There are lots of different Extreme sports just like there are many different special needs. They all have different rules and require different skills and the only way you get good at them is practice and time, and a LOT of self sacrifice. I guess the biggest difference is that you don't get a choice. You win the worst lottery out there, but there is always rewards, even if they are hard to find sometimes. Also extreme sports fans seem almost obsessive about their chosen sport and can appreciate that same zeal in fellow aficionados even if they love an entirely different activity. It's the same for special needs parents. They turn into advocates and pretty much eat, sleep, and breath whatever special need dominates their lives. They can also appreciate what it's like for other parents even if they live with a completely different set of issues. Maybe the isolation and love of our unique amazing children unite us. Or maybe it's the humbling moment of acceptance that the world is harsh and you want it to be softer for your child and ANY other child or person that doesn't live up to that heartbreaking term "normal".

My extreme sport is Autism. I think Autism is like the UFC. It certainly kicks my ass sometimes. It feels like ultimate fighting but I'm pretty sure I'm NOT going to be the champion.  My awesome little guy might be though. It's just that the fight isn't over and never will be. He will fight it his whole life and never get a break from training and duking it out with the world at large. All I can do is be his coach and sit on the side lines hoping he doesn't get too hurt and soothing him when he inevitably does. Cuts and bruises aside, there is nothing like the moments when he SHINES.

With Autism its not "Hey Mom, I'm hungry" Its: Hey mom try to figure out what I need while we both get frustrated.

It's not "What should we have for dinner?" It's "What will you EAT without screaming from the room if I put it in front of you"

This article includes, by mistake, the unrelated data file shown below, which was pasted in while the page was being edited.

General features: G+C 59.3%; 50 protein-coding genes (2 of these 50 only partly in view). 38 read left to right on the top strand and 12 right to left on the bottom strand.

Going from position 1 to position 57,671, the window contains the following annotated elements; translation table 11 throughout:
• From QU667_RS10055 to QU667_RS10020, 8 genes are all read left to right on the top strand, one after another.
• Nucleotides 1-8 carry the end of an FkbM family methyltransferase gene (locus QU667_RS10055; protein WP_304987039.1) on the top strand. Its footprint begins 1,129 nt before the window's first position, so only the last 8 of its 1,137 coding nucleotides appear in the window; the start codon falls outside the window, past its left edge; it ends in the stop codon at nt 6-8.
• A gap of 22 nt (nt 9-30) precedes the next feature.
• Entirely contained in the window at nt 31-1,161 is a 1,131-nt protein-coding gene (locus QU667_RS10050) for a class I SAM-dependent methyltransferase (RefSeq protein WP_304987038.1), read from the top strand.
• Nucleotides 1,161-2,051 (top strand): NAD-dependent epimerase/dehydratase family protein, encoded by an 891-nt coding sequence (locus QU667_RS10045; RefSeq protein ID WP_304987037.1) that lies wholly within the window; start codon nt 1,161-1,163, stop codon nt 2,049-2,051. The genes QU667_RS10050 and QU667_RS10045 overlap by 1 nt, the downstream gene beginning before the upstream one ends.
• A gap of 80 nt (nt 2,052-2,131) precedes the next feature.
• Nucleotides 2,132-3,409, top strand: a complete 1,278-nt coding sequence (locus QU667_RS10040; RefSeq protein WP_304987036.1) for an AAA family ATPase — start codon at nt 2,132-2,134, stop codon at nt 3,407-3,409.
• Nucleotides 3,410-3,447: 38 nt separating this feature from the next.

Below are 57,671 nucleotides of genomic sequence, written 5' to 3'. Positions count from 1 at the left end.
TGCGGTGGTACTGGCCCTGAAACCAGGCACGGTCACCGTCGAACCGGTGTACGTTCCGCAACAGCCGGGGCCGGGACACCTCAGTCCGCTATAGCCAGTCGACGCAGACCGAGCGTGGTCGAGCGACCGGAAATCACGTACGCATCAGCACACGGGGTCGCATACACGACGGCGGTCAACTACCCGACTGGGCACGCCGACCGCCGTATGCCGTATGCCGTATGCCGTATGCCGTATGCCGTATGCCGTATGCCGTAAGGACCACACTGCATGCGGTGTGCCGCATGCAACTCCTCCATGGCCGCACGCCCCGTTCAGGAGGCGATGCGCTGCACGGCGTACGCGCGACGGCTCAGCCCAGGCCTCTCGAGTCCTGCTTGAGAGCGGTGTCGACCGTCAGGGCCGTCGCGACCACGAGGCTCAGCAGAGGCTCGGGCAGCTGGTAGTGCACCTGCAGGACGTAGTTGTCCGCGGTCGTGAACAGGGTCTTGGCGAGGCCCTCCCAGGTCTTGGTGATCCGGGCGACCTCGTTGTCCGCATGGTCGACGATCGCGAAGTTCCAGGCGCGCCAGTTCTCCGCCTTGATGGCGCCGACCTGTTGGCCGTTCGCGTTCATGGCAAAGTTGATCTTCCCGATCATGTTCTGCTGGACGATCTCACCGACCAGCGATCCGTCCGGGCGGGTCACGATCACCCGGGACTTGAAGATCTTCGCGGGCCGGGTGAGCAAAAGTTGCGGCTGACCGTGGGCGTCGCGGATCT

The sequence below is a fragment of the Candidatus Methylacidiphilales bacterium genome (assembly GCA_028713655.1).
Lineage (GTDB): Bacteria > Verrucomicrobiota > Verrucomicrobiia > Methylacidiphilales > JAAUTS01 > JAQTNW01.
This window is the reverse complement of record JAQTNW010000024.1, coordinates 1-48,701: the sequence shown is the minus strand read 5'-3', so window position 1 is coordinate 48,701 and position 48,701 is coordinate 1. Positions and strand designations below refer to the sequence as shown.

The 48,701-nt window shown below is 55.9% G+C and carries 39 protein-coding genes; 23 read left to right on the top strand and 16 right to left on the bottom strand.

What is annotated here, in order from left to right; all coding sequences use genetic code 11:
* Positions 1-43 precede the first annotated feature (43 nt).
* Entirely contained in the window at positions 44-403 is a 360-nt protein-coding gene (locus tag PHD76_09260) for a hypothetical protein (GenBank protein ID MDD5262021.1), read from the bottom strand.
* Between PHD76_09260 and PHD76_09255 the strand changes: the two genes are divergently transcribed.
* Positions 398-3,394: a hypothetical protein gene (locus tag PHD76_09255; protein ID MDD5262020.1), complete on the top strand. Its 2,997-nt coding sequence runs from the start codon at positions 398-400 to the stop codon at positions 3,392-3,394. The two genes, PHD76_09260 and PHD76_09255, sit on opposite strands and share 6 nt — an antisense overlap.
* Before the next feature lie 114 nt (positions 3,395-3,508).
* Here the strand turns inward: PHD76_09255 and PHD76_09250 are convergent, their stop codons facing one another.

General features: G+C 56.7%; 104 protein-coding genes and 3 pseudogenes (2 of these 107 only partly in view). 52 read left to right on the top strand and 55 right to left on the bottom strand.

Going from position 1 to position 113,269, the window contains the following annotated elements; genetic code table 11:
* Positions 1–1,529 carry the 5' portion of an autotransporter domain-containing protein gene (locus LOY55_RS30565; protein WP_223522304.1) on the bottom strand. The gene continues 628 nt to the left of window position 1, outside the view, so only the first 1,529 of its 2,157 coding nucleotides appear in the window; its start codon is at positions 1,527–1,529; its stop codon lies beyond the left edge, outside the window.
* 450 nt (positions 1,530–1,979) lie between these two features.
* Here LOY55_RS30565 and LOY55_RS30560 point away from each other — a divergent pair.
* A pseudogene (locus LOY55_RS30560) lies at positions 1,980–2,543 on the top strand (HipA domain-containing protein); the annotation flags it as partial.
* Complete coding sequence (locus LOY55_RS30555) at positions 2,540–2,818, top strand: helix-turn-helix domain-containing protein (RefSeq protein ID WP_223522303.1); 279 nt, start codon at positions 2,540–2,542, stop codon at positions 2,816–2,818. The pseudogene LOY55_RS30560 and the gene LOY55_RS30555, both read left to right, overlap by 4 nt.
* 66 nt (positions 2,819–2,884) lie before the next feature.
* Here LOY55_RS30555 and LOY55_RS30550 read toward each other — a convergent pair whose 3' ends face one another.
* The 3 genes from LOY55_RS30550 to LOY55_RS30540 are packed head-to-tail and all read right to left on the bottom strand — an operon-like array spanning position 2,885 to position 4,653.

It's not "Oh, my child is such a chatterbox! All I want is a little peace and quiet." It's "I wonder if he will ever have a conversation with me or speak in complete sentences."

It's not "Hey let's go to the store" it's "Do we REALLY need toilet paper?"

It's not "Don't you take that tone with me!" It's "OMG did you hear him use that inflection in his voice?!"

It's not " Look at me when I'm speaking to you!' ...well I guess that one is the same except maybe a little more like "Hey buddy, remember to look at my eyes when I'm talking to you"

And with high functioning Autism it's not "Get him away from the computer before he messes something up." it's more like "Get him off the computer before he spends $500 on Amazon!"

I only know what it's like to play Autism, but I have EXTREME empathy for all of my fellow extreme parents. We are a breed apart and I have never met another group of people that are so supportive and giving. Always willing to share advice or just a shoulder, without saying "It could be worse." or "It'll get better." Just "I understand." That is the most soothing balm for the black eyes and broken bones that come along with living this extreme life.

Maybe we should call it extreme kidding because folks, let's face it, when raising a special needs child, a sense of humor is essential. :D

Monday, March 5, 2012

Kreativ Blogger Award

I'm an award winner....WOW!

Rules of acceptance are:

1- Thank the blogger who presented you with the award.